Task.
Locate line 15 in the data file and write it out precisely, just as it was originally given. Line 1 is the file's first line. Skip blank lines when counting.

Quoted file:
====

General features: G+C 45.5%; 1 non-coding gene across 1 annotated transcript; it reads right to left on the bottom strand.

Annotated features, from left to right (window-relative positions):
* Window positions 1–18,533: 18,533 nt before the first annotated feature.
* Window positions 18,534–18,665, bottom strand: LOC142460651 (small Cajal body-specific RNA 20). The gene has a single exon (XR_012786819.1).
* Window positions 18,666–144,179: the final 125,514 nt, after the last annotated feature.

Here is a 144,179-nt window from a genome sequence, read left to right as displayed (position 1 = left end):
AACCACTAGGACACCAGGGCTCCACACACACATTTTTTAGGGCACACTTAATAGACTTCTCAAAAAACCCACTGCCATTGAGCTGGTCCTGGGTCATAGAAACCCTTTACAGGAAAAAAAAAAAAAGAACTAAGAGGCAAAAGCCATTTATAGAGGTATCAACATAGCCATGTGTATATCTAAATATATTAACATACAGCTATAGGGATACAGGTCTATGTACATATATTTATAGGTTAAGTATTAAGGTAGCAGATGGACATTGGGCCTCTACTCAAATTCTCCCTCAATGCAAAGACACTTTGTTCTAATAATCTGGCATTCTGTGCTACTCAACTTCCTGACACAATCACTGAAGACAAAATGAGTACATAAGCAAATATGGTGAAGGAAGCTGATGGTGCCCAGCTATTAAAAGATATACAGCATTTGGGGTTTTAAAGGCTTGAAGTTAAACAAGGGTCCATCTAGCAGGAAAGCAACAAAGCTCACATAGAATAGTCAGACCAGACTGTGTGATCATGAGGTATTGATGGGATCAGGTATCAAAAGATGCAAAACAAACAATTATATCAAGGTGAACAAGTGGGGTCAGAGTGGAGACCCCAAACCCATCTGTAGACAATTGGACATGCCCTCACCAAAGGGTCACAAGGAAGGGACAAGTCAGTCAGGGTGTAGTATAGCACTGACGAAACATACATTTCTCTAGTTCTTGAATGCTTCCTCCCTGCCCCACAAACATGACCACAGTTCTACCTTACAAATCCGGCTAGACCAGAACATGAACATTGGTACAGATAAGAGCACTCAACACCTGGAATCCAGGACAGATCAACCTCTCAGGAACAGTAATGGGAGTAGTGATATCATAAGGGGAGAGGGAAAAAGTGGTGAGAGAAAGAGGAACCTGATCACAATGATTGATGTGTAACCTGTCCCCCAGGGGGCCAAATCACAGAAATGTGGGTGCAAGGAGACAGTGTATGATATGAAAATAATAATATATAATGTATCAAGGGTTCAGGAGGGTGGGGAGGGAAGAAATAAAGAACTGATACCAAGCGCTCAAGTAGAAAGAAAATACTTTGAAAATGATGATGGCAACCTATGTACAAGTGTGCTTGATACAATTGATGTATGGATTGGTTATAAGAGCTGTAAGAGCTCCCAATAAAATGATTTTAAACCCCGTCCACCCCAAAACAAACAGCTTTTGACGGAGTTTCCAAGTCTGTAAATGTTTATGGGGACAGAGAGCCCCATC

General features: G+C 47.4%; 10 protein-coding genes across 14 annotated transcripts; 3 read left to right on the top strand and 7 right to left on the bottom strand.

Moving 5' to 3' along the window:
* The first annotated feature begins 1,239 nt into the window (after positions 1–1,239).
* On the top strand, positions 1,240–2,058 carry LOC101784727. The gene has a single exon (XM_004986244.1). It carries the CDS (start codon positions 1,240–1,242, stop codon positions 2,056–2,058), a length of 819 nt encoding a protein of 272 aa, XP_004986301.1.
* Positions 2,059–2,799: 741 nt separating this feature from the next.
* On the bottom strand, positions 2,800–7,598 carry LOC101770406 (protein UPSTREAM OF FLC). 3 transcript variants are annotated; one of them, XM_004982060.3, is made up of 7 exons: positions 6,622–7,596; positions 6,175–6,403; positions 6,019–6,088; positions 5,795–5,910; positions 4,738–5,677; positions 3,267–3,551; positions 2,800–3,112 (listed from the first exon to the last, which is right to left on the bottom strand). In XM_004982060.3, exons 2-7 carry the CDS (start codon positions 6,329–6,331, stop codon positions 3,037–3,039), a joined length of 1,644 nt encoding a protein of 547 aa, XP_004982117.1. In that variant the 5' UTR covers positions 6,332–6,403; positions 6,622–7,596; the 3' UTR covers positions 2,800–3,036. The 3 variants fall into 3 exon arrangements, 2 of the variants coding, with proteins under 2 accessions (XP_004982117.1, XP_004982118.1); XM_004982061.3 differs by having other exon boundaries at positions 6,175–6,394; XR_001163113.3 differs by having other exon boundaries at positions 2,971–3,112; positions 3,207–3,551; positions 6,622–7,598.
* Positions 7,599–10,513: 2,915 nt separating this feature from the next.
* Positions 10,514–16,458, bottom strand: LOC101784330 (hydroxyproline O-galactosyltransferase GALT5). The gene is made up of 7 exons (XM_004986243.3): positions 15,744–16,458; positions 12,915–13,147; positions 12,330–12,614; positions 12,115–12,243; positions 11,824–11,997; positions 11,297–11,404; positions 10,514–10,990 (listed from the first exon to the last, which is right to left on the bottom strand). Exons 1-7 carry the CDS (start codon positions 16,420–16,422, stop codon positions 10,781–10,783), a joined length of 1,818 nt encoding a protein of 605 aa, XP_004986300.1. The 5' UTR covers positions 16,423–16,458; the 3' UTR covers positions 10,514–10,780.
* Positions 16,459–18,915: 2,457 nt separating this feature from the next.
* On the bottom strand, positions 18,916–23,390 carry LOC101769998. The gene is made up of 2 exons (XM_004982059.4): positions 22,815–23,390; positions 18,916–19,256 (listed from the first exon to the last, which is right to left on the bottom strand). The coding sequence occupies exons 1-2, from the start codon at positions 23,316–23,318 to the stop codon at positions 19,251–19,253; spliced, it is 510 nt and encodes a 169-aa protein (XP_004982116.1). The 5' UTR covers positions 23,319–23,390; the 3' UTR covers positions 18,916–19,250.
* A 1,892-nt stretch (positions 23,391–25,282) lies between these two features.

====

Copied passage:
* Positions 10,514–16,458, bottom strand: LOC101784330 (hydroxyproline O-galactosyltransferase GALT5). The gene is made up of 7 exons (XM_004986243.3): positions 15,744–16,458; positions 12,915–13,147; positions 12,330–12,614; positions 12,115–12,243; positions 11,824–11,997; positions 11,297–11,404; positions 10,514–10,990 (listed from the first exon to the last, which is right to left on the bottom strand). Exons 1-7 carry the CDS (start codon positions 16,420–16,422, stop codon positions 10,781–10,783), a joined length of 1,818 nt encoding a protein of 605 aa, XP_004986300.1. The 5' UTR covers positions 16,423–16,458; the 3' UTR covers positions 10,514–10,780.